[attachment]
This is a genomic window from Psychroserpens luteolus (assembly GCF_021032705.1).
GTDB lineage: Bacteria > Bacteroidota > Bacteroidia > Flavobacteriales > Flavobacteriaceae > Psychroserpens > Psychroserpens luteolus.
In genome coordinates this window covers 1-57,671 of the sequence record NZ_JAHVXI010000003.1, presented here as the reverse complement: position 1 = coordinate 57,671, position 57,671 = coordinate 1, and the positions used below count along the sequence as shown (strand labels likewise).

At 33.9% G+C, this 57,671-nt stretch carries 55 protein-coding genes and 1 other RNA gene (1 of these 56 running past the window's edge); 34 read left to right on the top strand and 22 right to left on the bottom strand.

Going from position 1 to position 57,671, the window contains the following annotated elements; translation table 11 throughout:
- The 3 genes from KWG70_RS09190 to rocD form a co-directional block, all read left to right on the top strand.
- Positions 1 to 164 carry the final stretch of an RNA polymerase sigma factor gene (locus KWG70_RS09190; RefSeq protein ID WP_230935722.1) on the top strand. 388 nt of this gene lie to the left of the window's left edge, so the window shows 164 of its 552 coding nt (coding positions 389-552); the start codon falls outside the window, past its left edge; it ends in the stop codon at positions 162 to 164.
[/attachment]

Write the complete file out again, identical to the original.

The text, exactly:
This is a genomic window from Psychroserpens luteolus (assembly GCF_021032705.1).
GTDB lineage: Bacteria > Bacteroidota > Bacteroidia > Flavobacteriales > Flavobacteriaceae > Psychroserpens > Psychroserpens luteolus.
In genome coordinates this window covers 1-57,671 of the sequence record NZ_JAHVXI010000003.1, presented here as the reverse complement: position 1 = coordinate 57,671, position 57,671 = coordinate 1, and the positions used below count along the sequence as shown (strand labels likewise).

At 33.9% G+C, this 57,671-nt stretch carries 55 protein-coding genes and 1 other RNA gene (1 of these 56 running past the window's edge); 34 read left to right on the top strand and 22 right to left on the bottom strand.

Going from position 1 to position 57,671, the window contains the following annotated elements; translation table 11 throughout:
- The 3 genes from KWG70_RS09190 to rocD form a co-directional block, all read left to right on the top strand.
- Positions 1 to 164 carry the final stretch of an RNA polymerase sigma factor gene (locus KWG70_RS09190; RefSeq protein ID WP_230935722.1) on the top strand. 388 nt of this gene lie to the left of the window's left edge, so the window shows 164 of its 552 coding nt (coding positions 389-552); the start codon falls outside the window, past its left edge; it ends in the stop codon at positions 162 to 164.